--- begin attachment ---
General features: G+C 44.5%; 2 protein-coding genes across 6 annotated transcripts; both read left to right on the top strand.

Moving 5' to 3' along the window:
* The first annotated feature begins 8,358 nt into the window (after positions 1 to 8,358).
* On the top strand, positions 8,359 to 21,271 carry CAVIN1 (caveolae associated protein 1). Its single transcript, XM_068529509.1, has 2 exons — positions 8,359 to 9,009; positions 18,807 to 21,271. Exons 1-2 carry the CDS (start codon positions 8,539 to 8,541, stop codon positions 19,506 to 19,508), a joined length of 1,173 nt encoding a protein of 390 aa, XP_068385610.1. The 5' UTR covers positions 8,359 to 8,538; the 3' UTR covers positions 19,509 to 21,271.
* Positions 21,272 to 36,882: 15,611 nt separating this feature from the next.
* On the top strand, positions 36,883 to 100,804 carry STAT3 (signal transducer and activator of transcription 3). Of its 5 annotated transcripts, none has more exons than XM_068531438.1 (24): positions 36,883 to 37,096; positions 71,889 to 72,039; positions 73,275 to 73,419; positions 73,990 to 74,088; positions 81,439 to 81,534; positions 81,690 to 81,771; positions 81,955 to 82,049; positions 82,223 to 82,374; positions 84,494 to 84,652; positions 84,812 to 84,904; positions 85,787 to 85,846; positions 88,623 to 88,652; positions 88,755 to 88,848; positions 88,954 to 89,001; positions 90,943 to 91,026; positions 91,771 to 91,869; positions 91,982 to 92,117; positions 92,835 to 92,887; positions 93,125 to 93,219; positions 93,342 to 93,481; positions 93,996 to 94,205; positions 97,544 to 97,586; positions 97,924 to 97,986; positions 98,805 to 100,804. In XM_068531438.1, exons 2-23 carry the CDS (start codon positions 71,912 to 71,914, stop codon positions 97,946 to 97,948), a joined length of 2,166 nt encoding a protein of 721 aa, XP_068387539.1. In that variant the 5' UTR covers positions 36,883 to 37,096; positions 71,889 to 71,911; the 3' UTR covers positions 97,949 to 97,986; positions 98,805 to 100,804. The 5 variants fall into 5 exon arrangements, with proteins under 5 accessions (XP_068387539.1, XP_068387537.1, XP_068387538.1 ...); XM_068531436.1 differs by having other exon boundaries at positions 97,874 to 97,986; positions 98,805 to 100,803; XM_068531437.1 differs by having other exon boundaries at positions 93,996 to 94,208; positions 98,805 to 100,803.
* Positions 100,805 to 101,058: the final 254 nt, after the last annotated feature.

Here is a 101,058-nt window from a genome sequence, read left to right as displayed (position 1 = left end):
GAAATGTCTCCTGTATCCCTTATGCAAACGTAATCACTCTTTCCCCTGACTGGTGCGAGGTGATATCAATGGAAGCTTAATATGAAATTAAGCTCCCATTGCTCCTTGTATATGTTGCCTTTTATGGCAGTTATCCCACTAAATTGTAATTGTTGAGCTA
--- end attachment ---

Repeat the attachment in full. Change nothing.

General features: G+C 44.5%; 2 protein-coding genes across 6 annotated transcripts; both read left to right on the top strand.

Moving 5' to 3' along the window:
* The first annotated feature begins 8,358 nt into the window (after positions 1 to 8,358).
* On the top strand, positions 8,359 to 21,271 carry CAVIN1 (caveolae associated protein 1). Its single transcript, XM_068529509.1, has 2 exons — positions 8,359 to 9,009; positions 18,807 to 21,271. Exons 1-2 carry the CDS (start codon positions 8,539 to 8,541, stop codon positions 19,506 to 19,508), a joined length of 1,173 nt encoding a protein of 390 aa, XP_068385610.1. The 5' UTR covers positions 8,359 to 8,538; the 3' UTR covers positions 19,509 to 21,271.
* Positions 21,272 to 36,882: 15,611 nt separating this feature from the next.
* On the top strand, positions 36,883 to 100,804 carry STAT3 (signal transducer and activator of transcription 3). Of its 5 annotated transcripts, none has more exons than XM_068531438.1 (24): positions 36,883 to 37,096; positions 71,889 to 72,039; positions 73,275 to 73,419; positions 73,990 to 74,088; positions 81,439 to 81,534; positions 81,690 to 81,771; positions 81,955 to 82,049; positions 82,223 to 82,374; positions 84,494 to 84,652; positions 84,812 to 84,904; positions 85,787 to 85,846; positions 88,623 to 88,652; positions 88,755 to 88,848; positions 88,954 to 89,001; positions 90,943 to 91,026; positions 91,771 to 91,869; positions 91,982 to 92,117; positions 92,835 to 92,887; positions 93,125 to 93,219; positions 93,342 to 93,481; positions 93,996 to 94,205; positions 97,544 to 97,586; positions 97,924 to 97,986; positions 98,805 to 100,804. In XM_068531438.1, exons 2-23 carry the CDS (start codon positions 71,912 to 71,914, stop codon positions 97,946 to 97,948), a joined length of 2,166 nt encoding a protein of 721 aa, XP_068387539.1. In that variant the 5' UTR covers positions 36,883 to 37,096; positions 71,889 to 71,911; the 3' UTR covers positions 97,949 to 97,986; positions 98,805 to 100,804. The 5 variants fall into 5 exon arrangements, with proteins under 5 accessions (XP_068387539.1, XP_068387537.1, XP_068387538.1 ...); XM_068531436.1 differs by having other exon boundaries at positions 97,874 to 97,986; positions 98,805 to 100,803; XM_068531437.1 differs by having other exon boundaries at positions 93,996 to 94,208; positions 98,805 to 100,803.
* Positions 100,805 to 101,058: the final 254 nt, after the last annotated feature.

Here is a 101,058-nt window from a genome sequence, read left to right as displayed (position 1 = left end):
GAAATGTCTCCTGTATCCCTTATGCAAACGTAATCACTCTTTCCCCTGACTGGTGCGAGGTGATATCAATGGAAGCTTAATATGAAATTAAGCTCCCATTGCTCCTTGTATATGTTGCCTTTTATGGCAGTTATCCCACTAAATTGTAATTGTTGAGCTA